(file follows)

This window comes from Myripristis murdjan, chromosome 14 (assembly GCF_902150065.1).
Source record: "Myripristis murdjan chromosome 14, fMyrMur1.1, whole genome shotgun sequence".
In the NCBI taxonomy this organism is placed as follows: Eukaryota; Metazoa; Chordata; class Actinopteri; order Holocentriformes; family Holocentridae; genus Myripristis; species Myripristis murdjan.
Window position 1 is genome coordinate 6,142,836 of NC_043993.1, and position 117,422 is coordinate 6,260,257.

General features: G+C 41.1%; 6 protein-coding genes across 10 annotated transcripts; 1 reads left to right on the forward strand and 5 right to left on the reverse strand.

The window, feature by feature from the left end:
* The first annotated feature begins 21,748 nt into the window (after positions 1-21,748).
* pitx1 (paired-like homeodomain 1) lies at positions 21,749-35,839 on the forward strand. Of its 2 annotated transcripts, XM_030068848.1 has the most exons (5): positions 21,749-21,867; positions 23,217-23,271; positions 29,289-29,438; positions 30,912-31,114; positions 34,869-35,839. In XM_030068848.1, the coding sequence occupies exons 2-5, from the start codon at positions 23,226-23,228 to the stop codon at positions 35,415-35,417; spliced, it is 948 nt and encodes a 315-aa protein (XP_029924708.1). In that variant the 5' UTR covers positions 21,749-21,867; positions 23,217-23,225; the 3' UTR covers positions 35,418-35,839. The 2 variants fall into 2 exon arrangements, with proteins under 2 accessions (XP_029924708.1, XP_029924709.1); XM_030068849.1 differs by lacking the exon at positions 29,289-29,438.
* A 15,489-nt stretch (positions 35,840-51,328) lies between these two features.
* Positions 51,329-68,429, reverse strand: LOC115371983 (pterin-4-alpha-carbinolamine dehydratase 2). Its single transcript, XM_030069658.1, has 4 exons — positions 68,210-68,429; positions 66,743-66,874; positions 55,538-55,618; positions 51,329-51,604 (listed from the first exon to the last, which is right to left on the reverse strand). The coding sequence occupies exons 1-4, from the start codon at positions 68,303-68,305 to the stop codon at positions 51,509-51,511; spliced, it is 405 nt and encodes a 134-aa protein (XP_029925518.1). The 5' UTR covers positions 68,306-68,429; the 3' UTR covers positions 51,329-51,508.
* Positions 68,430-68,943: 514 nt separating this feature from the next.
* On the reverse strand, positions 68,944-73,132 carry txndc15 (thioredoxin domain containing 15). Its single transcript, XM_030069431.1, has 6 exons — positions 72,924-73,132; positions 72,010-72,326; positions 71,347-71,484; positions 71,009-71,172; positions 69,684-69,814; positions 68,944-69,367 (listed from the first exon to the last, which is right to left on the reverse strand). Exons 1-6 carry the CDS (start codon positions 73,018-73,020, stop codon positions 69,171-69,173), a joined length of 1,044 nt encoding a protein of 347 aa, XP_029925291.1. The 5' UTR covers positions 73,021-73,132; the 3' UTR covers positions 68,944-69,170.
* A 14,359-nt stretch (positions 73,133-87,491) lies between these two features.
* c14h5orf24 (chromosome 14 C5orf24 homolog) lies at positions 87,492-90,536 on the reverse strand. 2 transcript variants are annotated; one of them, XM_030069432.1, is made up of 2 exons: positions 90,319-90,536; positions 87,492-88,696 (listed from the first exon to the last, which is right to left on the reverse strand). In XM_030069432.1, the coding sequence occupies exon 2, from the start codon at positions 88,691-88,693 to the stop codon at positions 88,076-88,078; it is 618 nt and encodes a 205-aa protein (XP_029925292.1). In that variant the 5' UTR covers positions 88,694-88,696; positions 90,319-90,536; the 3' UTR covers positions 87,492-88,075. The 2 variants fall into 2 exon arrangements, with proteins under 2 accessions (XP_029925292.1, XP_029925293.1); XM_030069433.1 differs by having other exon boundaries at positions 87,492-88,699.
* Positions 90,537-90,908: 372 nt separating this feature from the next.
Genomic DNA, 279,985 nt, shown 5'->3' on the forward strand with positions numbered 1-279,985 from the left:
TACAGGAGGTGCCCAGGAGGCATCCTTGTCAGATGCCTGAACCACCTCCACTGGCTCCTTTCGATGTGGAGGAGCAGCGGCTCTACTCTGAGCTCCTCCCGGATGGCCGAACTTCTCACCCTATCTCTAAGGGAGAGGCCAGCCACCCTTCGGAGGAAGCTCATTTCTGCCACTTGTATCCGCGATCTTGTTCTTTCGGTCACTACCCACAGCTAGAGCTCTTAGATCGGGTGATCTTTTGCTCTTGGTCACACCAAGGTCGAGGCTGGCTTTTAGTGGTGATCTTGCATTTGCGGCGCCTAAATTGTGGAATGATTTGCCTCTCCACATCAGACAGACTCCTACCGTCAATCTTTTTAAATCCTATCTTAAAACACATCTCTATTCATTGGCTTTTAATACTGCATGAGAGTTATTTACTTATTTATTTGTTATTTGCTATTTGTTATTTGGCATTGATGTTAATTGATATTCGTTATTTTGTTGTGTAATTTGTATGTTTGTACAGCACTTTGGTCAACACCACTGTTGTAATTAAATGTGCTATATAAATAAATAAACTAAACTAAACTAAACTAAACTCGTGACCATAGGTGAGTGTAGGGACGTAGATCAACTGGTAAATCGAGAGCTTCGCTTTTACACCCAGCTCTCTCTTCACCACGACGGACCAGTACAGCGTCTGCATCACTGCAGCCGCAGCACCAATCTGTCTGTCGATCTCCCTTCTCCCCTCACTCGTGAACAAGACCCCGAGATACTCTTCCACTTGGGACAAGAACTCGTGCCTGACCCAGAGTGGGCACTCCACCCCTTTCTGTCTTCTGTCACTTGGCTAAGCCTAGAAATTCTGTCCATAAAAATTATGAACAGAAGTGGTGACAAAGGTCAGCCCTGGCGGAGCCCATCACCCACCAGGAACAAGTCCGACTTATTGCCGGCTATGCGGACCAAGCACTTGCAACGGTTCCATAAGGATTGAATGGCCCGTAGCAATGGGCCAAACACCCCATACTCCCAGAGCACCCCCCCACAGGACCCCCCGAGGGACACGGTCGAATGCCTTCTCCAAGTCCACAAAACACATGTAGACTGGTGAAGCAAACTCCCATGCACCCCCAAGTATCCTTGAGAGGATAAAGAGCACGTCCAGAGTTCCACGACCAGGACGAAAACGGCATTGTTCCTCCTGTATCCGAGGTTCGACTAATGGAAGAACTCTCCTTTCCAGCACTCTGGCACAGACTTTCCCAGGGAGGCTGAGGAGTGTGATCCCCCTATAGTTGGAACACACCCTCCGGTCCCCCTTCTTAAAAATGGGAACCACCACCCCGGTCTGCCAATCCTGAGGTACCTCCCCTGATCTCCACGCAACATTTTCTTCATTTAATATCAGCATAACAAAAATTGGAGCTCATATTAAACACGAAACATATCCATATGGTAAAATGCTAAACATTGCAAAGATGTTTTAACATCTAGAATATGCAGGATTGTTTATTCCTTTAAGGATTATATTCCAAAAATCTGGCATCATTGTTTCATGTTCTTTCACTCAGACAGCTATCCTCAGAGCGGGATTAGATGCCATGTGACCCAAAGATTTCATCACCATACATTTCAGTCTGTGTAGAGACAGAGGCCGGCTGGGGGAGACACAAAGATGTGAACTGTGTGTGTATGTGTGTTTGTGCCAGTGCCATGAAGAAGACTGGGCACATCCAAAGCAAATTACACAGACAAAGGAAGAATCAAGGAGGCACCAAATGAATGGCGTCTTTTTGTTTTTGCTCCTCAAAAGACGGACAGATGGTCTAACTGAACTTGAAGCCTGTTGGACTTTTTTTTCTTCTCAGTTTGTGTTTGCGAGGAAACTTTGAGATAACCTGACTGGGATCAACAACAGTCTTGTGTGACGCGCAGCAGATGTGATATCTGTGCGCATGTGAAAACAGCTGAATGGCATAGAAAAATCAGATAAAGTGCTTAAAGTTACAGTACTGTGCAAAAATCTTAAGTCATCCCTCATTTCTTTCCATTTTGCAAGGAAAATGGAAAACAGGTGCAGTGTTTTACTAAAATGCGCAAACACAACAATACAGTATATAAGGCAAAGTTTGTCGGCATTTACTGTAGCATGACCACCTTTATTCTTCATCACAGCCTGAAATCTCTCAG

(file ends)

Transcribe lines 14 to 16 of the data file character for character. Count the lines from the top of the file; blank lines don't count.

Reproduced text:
* c14h5orf24 (chromosome 14 C5orf24 homolog) lies at positions 87,492-90,536 on the reverse strand. 2 transcript variants are annotated; one of them, XM_030069432.1, is made up of 2 exons: positions 90,319-90,536; positions 87,492-88,696 (listed from the first exon to the last, which is right to left on the reverse strand). In XM_030069432.1, the coding sequence occupies exon 2, from the start codon at positions 88,691-88,693 to the stop codon at positions 88,076-88,078; it is 618 nt and encodes a 205-aa protein (XP_029925292.1). In that variant the 5' UTR covers positions 88,694-88,696; positions 90,319-90,536; the 3' UTR covers positions 87,492-88,075. The 2 variants fall into 2 exon arrangements, with proteins under 2 accessions (XP_029925292.1, XP_029925293.1); XM_030069433.1 differs by having other exon boundaries at positions 87,492-88,699.
* Positions 90,537-90,908: 372 nt separating this feature from the next.
Genomic DNA, 279,985 nt, shown 5'->3' on the forward strand with positions numbered 1-279,985 from the left: